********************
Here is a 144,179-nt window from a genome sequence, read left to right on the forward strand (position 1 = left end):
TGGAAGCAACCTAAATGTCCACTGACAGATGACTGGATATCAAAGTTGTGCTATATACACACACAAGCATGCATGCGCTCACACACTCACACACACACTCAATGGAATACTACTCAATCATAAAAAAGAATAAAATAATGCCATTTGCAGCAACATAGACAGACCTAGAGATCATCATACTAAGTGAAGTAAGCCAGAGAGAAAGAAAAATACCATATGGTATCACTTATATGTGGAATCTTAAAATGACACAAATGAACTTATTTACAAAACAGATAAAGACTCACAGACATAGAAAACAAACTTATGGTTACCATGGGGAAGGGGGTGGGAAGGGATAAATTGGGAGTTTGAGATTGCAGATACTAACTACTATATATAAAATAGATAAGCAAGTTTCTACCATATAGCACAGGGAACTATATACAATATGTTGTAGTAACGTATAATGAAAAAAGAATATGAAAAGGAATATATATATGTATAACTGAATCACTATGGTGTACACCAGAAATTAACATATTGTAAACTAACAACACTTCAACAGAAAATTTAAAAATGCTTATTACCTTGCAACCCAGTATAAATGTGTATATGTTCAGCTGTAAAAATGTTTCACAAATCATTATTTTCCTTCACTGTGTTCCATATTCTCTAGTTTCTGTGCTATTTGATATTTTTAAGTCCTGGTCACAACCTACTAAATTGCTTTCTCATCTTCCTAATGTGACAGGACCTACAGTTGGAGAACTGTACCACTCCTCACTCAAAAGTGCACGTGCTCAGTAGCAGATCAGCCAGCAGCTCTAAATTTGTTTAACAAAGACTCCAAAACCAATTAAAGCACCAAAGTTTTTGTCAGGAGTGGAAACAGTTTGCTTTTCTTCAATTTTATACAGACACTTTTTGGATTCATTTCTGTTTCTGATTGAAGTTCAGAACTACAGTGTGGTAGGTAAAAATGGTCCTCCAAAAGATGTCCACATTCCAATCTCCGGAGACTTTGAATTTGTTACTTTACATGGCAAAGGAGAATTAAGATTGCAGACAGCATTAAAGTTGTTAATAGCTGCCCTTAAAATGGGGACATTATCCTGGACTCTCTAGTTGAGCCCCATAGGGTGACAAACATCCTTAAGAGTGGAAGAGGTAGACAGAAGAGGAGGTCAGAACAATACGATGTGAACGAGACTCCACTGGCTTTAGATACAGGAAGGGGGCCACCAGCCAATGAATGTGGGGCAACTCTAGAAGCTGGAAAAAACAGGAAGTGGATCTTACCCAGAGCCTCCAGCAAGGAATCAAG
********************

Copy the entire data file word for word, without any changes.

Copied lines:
Here is a 144,179-nt window from a genome sequence, read left to right on the forward strand (position 1 = left end):
TGGAAGCAACCTAAATGTCCACTGACAGATGACTGGATATCAAAGTTGTGCTATATACACACACAAGCATGCATGCGCTCACACACTCACACACACACTCAATGGAATACTACTCAATCATAAAAAAGAATAAAATAATGCCATTTGCAGCAACATAGACAGACCTAGAGATCATCATACTAAGTGAAGTAAGCCAGAGAGAAAGAAAAATACCATATGGTATCACTTATATGTGGAATCTTAAAATGACACAAATGAACTTATTTACAAAACAGATAAAGACTCACAGACATAGAAAACAAACTTATGGTTACCATGGGGAAGGGGGTGGGAAGGGATAAATTGGGAGTTTGAGATTGCAGATACTAACTACTATATATAAAATAGATAAGCAAGTTTCTACCATATAGCACAGGGAACTATATACAATATGTTGTAGTAACGTATAATGAAAAAAGAATATGAAAAGGAATATATATATGTATAACTGAATCACTATGGTGTACACCAGAAATTAACATATTGTAAACTAACAACACTTCAACAGAAAATTTAAAAATGCTTATTACCTTGCAACCCAGTATAAATGTGTATATGTTCAGCTGTAAAAATGTTTCACAAATCATTATTTTCCTTCACTGTGTTCCATATTCTCTAGTTTCTGTGCTATTTGATATTTTTAAGTCCTGGTCACAACCTACTAAATTGCTTTCTCATCTTCCTAATGTGACAGGACCTACAGTTGGAGAACTGTACCACTCCTCACTCAAAAGTGCACGTGCTCAGTAGCAGATCAGCCAGCAGCTCTAAATTTGTTTAACAAAGACTCCAAAACCAATTAAAGCACCAAAGTTTTTGTCAGGAGTGGAAACAGTTTGCTTTTCTTCAATTTTATACAGACACTTTTTGGATTCATTTCTGTTTCTGATTGAAGTTCAGAACTACAGTGTGGTAGGTAAAAATGGTCCTCCAAAAGATGTCCACATTCCAATCTCCGGAGACTTTGAATTTGTTACTTTACATGGCAAAGGAGAATTAAGATTGCAGACAGCATTAAAGTTGTTAATAGCTGCCCTTAAAATGGGGACATTATCCTGGACTCTCTAGTTGAGCCCCATAGGGTGACAAACATCCTTAAGAGTGGAAGAGGTAGACAGAAGAGGAGGTCAGAACAATACGATGTGAACGAGACTCCACTGGCTTTAGATACAGGAAGGGGGCCACCAGCCAATGAATGTGGGGCAACTCTAGAAGCTGGAAAAAACAGGAAGTGGATCTTACCCAGAGCCTCCAGCAAGGAATCAAG